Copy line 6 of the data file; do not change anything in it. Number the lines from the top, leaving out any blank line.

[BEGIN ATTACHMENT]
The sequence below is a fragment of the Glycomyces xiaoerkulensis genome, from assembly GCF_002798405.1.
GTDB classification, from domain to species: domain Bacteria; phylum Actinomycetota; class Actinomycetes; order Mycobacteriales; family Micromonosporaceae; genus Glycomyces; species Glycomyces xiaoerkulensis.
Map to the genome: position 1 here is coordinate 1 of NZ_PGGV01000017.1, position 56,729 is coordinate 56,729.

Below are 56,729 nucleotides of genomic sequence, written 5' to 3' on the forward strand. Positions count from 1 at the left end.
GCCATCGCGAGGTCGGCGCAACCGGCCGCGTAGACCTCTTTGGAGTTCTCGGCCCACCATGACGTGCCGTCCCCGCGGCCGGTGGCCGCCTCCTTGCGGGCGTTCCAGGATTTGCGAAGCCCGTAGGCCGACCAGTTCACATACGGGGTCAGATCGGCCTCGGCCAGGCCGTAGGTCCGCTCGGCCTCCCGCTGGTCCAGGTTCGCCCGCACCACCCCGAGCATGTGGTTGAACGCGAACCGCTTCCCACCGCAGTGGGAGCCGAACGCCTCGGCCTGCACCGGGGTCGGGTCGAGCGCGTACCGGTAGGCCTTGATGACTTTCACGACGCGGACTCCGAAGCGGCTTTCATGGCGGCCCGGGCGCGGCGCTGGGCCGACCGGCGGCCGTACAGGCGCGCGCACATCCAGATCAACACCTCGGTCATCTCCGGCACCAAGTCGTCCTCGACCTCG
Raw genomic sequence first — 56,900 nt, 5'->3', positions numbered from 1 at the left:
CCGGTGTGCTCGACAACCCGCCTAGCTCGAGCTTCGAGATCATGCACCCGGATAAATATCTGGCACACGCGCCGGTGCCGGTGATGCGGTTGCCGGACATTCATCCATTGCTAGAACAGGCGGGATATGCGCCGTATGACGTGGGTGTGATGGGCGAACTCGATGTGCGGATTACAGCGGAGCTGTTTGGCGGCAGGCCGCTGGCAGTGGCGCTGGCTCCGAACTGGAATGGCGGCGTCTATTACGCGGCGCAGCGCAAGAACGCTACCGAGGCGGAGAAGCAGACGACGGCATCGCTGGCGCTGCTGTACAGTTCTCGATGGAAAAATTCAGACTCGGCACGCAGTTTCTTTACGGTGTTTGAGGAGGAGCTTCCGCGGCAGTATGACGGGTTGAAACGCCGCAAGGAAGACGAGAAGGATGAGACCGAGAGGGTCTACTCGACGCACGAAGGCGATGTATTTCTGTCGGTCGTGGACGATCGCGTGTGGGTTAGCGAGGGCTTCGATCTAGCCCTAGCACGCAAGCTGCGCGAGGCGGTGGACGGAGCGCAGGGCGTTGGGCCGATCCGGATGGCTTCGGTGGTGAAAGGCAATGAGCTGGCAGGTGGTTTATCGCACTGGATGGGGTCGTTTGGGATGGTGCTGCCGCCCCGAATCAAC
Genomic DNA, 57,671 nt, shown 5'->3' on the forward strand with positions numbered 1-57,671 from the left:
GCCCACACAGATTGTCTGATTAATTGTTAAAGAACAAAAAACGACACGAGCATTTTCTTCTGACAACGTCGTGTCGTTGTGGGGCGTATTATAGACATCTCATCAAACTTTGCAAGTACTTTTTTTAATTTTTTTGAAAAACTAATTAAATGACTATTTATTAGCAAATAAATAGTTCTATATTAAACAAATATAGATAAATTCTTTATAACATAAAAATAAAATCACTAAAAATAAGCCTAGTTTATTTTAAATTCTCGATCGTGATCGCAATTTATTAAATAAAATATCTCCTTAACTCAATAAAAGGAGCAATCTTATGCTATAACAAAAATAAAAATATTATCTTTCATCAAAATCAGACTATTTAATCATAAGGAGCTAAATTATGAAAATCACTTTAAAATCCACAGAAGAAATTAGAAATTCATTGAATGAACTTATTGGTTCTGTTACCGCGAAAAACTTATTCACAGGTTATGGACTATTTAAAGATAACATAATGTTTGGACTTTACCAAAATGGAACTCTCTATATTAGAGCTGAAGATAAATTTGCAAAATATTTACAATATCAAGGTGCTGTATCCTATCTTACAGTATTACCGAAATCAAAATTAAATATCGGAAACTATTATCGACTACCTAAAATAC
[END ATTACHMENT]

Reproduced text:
Raw genomic sequence first — 56,900 nt, 5'->3', positions numbered from 1 at the left: